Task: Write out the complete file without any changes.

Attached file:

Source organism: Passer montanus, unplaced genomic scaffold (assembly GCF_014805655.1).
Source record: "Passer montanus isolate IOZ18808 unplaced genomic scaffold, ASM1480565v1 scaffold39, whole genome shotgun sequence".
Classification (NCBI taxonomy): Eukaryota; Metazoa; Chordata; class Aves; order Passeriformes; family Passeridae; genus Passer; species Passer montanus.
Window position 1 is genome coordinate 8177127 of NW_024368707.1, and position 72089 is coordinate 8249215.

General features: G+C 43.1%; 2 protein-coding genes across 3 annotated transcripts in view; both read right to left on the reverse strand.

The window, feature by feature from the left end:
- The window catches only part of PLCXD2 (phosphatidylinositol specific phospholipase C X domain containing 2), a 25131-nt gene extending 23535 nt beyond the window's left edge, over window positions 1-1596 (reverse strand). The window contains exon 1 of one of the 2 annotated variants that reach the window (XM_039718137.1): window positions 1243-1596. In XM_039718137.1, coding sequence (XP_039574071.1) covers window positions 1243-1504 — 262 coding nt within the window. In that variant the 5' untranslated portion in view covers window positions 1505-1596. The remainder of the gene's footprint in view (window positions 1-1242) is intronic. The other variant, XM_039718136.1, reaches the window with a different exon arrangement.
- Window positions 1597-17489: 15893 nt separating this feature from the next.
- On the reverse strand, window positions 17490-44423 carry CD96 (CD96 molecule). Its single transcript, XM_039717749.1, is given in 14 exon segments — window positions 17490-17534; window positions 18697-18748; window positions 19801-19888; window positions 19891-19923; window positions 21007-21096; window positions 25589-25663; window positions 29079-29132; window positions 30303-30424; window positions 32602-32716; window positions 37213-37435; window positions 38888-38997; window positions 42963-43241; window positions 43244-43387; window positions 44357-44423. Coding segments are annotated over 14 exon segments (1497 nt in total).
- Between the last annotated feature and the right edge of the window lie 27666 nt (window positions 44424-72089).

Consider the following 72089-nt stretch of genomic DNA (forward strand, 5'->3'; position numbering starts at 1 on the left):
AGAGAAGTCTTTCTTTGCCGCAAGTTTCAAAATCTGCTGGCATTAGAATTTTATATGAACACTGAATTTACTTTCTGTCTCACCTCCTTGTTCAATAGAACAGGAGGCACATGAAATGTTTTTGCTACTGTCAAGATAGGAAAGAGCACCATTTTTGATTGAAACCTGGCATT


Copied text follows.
Source organism: Passer montanus, unplaced genomic scaffold (assembly GCF_014805655.1).
Source record: "Passer montanus isolate IOZ18808 unplaced genomic scaffold, ASM1480565v1 scaffold39, whole genome shotgun sequence".
Classification (NCBI taxonomy): Eukaryota; Metazoa; Chordata; class Aves; order Passeriformes; family Passeridae; genus Passer; species Passer montanus.
Window position 1 is genome coordinate 8177127 of NW_024368707.1, and position 72089 is coordinate 8249215.

General features: G+C 43.1%; 2 protein-coding genes across 3 annotated transcripts in view; both read right to left on the reverse strand.

The window, feature by feature from the left end:
- The window catches only part of PLCXD2 (phosphatidylinositol specific phospholipase C X domain containing 2), a 25131-nt gene extending 23535 nt beyond the window's left edge, over window positions 1-1596 (reverse strand). The window contains exon 1 of one of the 2 annotated variants that reach the window (XM_039718137.1): window positions 1243-1596. In XM_039718137.1, coding sequence (XP_039574071.1) covers window positions 1243-1504 — 262 coding nt within the window. In that variant the 5' untranslated portion in view covers window positions 1505-1596. The remainder of the gene's footprint in view (window positions 1-1242) is intronic. The other variant, XM_039718136.1, reaches the window with a different exon arrangement.
- Window positions 1597-17489: 15893 nt separating this feature from the next.
- On the reverse strand, window positions 17490-44423 carry CD96 (CD96 molecule). Its single transcript, XM_039717749.1, is given in 14 exon segments — window positions 17490-17534; window positions 18697-18748; window positions 19801-19888; window positions 19891-19923; window positions 21007-21096; window positions 25589-25663; window positions 29079-29132; window positions 30303-30424; window positions 32602-32716; window positions 37213-37435; window positions 38888-38997; window positions 42963-43241; window positions 43244-43387; window positions 44357-44423. Coding segments are annotated over 14 exon segments (1497 nt in total).
- Between the last annotated feature and the right edge of the window lie 27666 nt (window positions 44424-72089).

Consider the following 72089-nt stretch of genomic DNA (forward strand, 5'->3'; position numbering starts at 1 on the left):
AGAGAAGTCTTTCTTTGCCGCAAGTTTCAAAATCTGCTGGCATTAGAATTTTATATGAACACTGAATTTACTTTCTGTCTCACCTCCTTGTTCAATAGAACAGGAGGCACATGAAATGTTTTTGCTACTGTCAAGATAGGAAAGAGCACCATTTTTGATTGAAACCTGGCATT